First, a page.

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  1. Default Driving moving truck Chicago to Southern Oregon February 8

    I am going to be driving a 16' moving truck towing a Toyota Camry from central Illinois to southern Oregon. We are leaving February 8 and do not have any time constraints. I will be driving I-80 all the way to Sacramento, and will then pick up I-5 north to Oregon. I have driven a mini van towing a pop up camper but that is my only experience. Any help from this forum would be appreciated. I'm freaking out about driving this tonage in the mountains...I'm a Flatlander! Also, what are the best sites to visit regarding road conditions.

  2. #2
    Join Date
    Mar 2005
    Location
    Tucson, AZ
    Posts
    9,358

    Default Flat and Straight Through the Mountains

    Welcome aboard the RoadTrip America Forums!

    The simple fact is that all Interstate Highways, I-80 and I-5 included are built to design criteria which limit the grade and curvature of those roads. Indeed, if it weren't for the {gorgeous!) scenery and the occasional extra lane for extra long (but less than 6%) grades, you wouldn't know those roads were in the mountains. Most states maintain websites that list the current conditions of their roads such as this one for Wyoming which I found by just doing a search on 'Wyoming highway conditions'.

    AZBuck

  3. #3
    Join Date
    May 2003
    Location
    Green County, Wisconsin
    Posts
    13,063

    Default a long detour

    Out of curiosity, why are you planning to go all the way over to Sacramento?

    If anything, that's going to mean you'll be driving over more mountains - as you'll have to cross the Sierras and then the handful of passes in Northern California and Oregon. Not to mention, that route adds 500 miles - a full day on the road - to the more direct route of taking I-84 from Utah to Oregon.

    As far as the actual mountain driving, as Buck said, if you are sticking to the Interstates, its really not going to be a problem for you. A moving truck will have plenty of power to easily move through any terrain you'll be dealing with.

  4. #4
    Join Date
    Oct 2008
    Location
    Joplin MO
    Posts
    9,270

    Default

    Michael, the OP said "southern" Oregon - I think we need to know a more specific destination. I-80 to I-5 may well be the best way if staying on the Interstates is a priority.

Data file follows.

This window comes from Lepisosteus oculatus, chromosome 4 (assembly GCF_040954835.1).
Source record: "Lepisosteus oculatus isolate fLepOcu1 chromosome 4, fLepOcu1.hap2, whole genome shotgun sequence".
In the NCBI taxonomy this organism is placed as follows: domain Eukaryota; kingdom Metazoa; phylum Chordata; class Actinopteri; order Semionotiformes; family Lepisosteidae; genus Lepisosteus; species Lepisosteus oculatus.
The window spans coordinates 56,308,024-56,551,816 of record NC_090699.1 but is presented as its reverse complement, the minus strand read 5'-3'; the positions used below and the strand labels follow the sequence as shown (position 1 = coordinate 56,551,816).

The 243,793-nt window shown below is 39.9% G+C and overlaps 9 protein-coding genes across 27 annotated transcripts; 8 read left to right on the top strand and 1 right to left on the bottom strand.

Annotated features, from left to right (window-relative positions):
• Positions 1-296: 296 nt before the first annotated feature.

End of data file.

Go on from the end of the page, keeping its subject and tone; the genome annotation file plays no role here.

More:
5. Default

    I am heading to Medford. I am a female driving with my two college aged children. I just assumed sticking to the major interstates was wise during February. I was also concerned about gas availability as I am sure the truck will be sucking it up. I am open to anyone recommending alternate routes as long as I don't end stranded atop a snowy mountain :)

  6. #6
    Join Date
    Mar 2005
    Location
    Tucson, AZ
    Posts
    9,358

    Default If It Works For You

    While gas availability really shouldn't be a concern anywhere on your trip, I would make a point of topping up whenever the gas gauge got to ¼ or so. They tend to drop a bit faster after that point than before. And I-80/I-5 is a perfectly straightforward way to go. Computer mapping routines tend to suggest US-395/CA-44/CA-89 as a shortcut from Reno through Susanville to Dunnsmore, but I think you'd far more enjoy the peace of mind of using I-80/I-5 and pay the approximately 140 mile 'premium' rather than drive through the mountains on two lane roads with your rig. Also, be sure to make use of the many relaxing stops just off I-80 as you work your way west.

    AZBuck

  7. Default

    Thanks so much for all the information. My husband agrees that I should stick to I-80/I-5 route. I'd definately feel more comfortable driving in the right lane and letting everyone wiz on by. The two lane route would be great by car but not with a rig. Thanks again...goodbye bitter cold midwest hello beautiful 50 degree Medford.

  8. #8
    Join Date
    Oct 2008
    Location
    Joplin MO
    Posts
    9,270

    Default

    My mapping software sends you cross country from Winnemucca, and staying on 80 to 5 adds 225 miles. However, it only adds about 1 hour and 15 minutes. Well worth it for peace of mind driving that rig. Taking I-84 from SLC to Portland then back down adds 265 miles and about 1 hour and 45 minutes. That would be a very viable alternate if there are weather issues on I-5 south of Medford and I-84 is clear.

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